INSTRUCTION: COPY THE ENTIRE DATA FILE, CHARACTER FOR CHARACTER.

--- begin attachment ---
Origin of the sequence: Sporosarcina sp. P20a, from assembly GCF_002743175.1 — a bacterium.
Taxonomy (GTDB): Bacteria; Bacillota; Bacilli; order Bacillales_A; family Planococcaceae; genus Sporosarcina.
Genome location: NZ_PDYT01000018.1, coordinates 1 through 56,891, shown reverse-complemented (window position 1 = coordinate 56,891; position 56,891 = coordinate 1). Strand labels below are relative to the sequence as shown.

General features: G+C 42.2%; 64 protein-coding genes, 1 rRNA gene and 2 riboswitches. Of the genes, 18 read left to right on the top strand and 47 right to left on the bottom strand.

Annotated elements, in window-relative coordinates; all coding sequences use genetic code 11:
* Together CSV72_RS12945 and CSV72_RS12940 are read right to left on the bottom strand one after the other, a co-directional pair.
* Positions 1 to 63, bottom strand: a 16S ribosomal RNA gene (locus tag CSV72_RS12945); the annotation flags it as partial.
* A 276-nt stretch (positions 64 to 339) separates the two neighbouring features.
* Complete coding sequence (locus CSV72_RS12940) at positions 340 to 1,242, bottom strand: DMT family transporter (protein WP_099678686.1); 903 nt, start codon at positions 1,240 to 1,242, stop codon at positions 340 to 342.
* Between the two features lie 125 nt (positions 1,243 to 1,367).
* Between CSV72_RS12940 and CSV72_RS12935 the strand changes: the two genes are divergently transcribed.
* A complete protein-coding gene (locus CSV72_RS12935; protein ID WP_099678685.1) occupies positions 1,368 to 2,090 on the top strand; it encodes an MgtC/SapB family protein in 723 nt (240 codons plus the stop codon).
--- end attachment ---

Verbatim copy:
Origin of the sequence: Sporosarcina sp. P20a, from assembly GCF_002743175.1 — a bacterium.
Taxonomy (GTDB): Bacteria; Bacillota; Bacilli; order Bacillales_A; family Planococcaceae; genus Sporosarcina.
Genome location: NZ_PDYT01000018.1, coordinates 1 through 56,891, shown reverse-complemented (window position 1 = coordinate 56,891; position 56,891 = coordinate 1). Strand labels below are relative to the sequence as shown.

General features: G+C 42.2%; 64 protein-coding genes, 1 rRNA gene and 2 riboswitches. Of the genes, 18 read left to right on the top strand and 47 right to left on the bottom strand.

Annotated elements, in window-relative coordinates; all coding sequences use genetic code 11:
* Together CSV72_RS12945 and CSV72_RS12940 are read right to left on the bottom strand one after the other, a co-directional pair.
* Positions 1 to 63, bottom strand: a 16S ribosomal RNA gene (locus tag CSV72_RS12945); the annotation flags it as partial.
* A 276-nt stretch (positions 64 to 339) separates the two neighbouring features.
* Complete coding sequence (locus CSV72_RS12940) at positions 340 to 1,242, bottom strand: DMT family transporter (protein WP_099678686.1); 903 nt, start codon at positions 1,240 to 1,242, stop codon at positions 340 to 342.
* Between the two features lie 125 nt (positions 1,243 to 1,367).
* Between CSV72_RS12940 and CSV72_RS12935 the strand changes: the two genes are divergently transcribed.
* A complete protein-coding gene (locus CSV72_RS12935; protein ID WP_099678685.1) occupies positions 1,368 to 2,090 on the top strand; it encodes an MgtC/SapB family protein in 723 nt (240 codons plus the stop codon).